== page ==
Borrowing and Ownership

Timon Gehr timon.gehr at
Wed Nov 13 09:52:24 UTC 2019

On 13.11.19 09:08, Atila Neves wrote:
> On Sunday, 27 October 2019 at 22:36:30 UTC, Timon Gehr wrote:
>> I finally got around to writing up some thoughts on @safe borrowing 
>> and ownership in D.
> Thanks! I'd been wanting to understand your thoughts on this for a 
> while. A few questions:
>> ref implies scope
> Is that true now??
> ...

Yes. (What I mean is that it applies to the implicit pointer that is 
generated, not the value itself.)

For example (compiled with -dip1000 switch):

int* p;
void foo(ref int x)@safe{
     p=&x; // error

void main()@safe{
     int x;

error: address of variable `x` assigned to `p` with longer lifetime

>> `scope` should apply to all types of data equally
> And how would the application of `scope` to, say, `int` affect it? What 
> would the compiler do with that?
> ...

The same things it would do with other types. You can't escape the value 
or make non-borrowed copies. It's unlikely to have useful applications 
for a plain integer, but you could have a `struct Handle{ private int 
handle; ... }` that carries the invariant that the handle is valid.

Then you can do things like:

void workWithHandle(scope Handle handle)@safe{ ... }

void unsafe()@trusted{
     auto handle=getHandle();

If `scope` was restricted to pointers, you would have to pass pointers 
to handles in order to get any of that type checking. (IIRC, this 
complaint was on this newsgroup not too long ago.) In general, it would 
make the rules less useful for @trusted libraries that need to restrict 
access patterns from @safe code.

> Could you please expand on the rationale for these rules?
> ...

As noted, with DIP 1021 accepted, it's pretty clear that mutable `scope`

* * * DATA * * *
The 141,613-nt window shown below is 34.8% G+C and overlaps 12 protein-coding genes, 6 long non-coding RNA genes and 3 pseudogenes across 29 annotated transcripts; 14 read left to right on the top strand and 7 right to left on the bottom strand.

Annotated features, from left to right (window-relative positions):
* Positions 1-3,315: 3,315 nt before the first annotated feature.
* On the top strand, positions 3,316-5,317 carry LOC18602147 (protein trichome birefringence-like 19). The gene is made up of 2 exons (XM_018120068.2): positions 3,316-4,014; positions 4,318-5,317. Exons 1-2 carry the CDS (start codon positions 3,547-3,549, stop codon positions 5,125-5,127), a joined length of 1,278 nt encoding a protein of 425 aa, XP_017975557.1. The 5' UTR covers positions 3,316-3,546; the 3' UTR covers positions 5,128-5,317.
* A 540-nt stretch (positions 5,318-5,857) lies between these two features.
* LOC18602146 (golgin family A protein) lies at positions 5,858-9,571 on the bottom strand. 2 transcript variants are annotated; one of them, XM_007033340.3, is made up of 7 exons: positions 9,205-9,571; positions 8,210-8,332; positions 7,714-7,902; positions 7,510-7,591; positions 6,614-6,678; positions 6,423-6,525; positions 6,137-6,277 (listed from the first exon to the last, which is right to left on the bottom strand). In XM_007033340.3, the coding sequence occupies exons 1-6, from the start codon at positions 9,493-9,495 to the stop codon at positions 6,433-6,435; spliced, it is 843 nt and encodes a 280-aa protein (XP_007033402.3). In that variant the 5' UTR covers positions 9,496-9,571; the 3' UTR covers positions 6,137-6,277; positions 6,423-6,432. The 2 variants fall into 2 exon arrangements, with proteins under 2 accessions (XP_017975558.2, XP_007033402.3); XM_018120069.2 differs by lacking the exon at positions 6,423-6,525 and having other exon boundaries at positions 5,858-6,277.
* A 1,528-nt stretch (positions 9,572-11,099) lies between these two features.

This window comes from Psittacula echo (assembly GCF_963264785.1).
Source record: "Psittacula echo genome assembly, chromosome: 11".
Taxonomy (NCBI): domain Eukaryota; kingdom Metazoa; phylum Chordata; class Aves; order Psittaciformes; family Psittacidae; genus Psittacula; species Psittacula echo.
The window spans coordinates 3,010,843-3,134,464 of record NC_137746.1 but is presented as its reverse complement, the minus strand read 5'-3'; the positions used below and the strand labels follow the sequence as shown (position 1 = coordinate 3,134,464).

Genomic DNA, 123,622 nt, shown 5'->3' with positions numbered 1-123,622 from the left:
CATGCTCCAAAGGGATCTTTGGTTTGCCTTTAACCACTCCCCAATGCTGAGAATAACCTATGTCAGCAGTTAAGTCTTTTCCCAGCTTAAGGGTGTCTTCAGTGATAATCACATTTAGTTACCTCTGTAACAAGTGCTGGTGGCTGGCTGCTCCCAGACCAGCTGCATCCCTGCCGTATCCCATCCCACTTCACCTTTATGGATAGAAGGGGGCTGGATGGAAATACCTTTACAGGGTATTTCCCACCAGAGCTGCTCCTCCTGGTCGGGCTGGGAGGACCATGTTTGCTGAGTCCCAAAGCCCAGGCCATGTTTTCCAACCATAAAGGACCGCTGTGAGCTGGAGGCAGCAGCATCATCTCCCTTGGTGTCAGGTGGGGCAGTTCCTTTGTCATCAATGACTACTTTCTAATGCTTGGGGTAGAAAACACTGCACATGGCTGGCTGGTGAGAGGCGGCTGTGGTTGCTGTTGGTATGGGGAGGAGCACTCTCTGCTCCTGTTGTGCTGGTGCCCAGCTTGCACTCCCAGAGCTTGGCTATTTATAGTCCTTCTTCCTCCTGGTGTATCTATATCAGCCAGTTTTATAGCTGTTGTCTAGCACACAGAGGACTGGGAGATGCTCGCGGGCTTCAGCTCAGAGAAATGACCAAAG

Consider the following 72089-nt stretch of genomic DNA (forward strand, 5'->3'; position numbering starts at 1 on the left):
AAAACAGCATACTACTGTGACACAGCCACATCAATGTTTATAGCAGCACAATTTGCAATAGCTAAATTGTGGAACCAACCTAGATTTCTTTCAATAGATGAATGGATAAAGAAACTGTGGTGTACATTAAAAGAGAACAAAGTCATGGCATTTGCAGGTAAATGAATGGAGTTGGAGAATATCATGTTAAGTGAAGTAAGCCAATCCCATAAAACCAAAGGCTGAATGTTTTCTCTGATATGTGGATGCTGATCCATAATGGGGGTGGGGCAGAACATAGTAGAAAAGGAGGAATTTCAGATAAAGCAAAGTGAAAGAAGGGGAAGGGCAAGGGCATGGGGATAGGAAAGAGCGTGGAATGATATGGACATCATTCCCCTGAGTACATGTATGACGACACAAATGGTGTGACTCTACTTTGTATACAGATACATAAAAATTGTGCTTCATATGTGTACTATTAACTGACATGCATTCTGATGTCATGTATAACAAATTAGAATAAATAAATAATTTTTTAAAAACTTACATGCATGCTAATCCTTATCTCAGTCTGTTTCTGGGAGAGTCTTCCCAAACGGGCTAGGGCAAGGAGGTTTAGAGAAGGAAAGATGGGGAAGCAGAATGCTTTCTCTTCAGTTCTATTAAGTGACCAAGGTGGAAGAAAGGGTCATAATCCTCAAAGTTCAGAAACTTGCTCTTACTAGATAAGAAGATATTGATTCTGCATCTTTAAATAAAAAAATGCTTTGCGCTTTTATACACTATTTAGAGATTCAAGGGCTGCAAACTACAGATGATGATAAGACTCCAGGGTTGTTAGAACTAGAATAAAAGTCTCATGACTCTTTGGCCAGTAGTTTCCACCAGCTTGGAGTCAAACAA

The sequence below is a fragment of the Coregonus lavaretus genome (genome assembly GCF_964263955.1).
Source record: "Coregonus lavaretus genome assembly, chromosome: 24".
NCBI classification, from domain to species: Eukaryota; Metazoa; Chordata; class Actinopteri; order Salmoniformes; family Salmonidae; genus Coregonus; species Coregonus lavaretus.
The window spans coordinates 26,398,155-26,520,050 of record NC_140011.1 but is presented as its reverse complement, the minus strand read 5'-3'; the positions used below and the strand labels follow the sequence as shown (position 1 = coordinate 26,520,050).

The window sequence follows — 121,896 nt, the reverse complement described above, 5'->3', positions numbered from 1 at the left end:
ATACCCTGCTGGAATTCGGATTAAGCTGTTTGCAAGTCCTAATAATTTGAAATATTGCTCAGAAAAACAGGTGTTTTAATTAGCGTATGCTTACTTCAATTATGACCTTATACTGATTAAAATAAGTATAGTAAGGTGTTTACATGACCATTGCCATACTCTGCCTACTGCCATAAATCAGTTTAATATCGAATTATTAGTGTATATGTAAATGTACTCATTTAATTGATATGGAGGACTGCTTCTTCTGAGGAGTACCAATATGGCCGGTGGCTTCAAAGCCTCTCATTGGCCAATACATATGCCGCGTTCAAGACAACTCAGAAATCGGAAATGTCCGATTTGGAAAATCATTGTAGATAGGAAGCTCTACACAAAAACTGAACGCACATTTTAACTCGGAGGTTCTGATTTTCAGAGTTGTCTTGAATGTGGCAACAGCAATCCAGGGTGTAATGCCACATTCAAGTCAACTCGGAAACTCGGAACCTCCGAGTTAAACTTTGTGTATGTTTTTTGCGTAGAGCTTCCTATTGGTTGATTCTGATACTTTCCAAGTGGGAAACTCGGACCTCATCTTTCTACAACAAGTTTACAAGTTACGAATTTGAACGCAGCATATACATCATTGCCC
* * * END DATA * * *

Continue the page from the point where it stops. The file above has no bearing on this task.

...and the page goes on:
pointers won't be able to alias (as that DIP attempts to restrict 
aliasing of `ref` parameters). I would prefer to keep aliasing and 
lifetime restrictions separate (because you can always assign something 
with higher lifetime to something with smaller lifetime, but aliasing 
restrictions are incompatible both ways), but it's unlikely to happen.

Note that Walter's vision for @live is to restrict aliasing in this way 
for _all_ pointers.

>> Non-immutable non-scope values may not be assigned to `scope` values

Otherwise you could very easily introduce aliasing between scoped pointers:

void foo(int* p)@safe{
     scope int* q=p;
     scope int* r=p;
     assert(q !is r); // fail

The type system is supposed to guarantee that if this assertion 
compiles, it passes.

>> A non-`scope` pointer cannot be dereferenced if that would yield a 
>> `scope` value

A non-scope pointer doesn't satisfy any aliasing restrictions, hence if 
you dereference it and get a `scope` value, you could have multiple 
paths to access a single `scope` value, which has to be ruled out.

void foo(scope(int*)* p, scope(int*)* q)@safe{
     // p and q could alias
     scope int* r=*p;
     scope int* s=*q;
     assert(r !is s); // can fail

>> `scope` has to be a type constructor.

One example:

import std.typecons;
int* y;
int* foo(){
     int x;
     auto t=tuple(&x,y); // type has to be Tuple!(scope(int*),int*)
     return t[1];

(Another key use case for type constructors is to distinguish the return 
value and the receiver, as in `const(int*) foo()const`;, but for 
`scope`, we can actually write `int* foo()scope return` for this purpose.)

> Other than that, I wonder about the teachability of these rules.

The rules follow from the simple principles lined out at the beginning 
of the post, so that should not be a problem. Note that my post was 
pretty condensed. Unfortunately, I don't have enough spare time at the 

> I had to read the proposal several times myself.

Thanks for taking the time.

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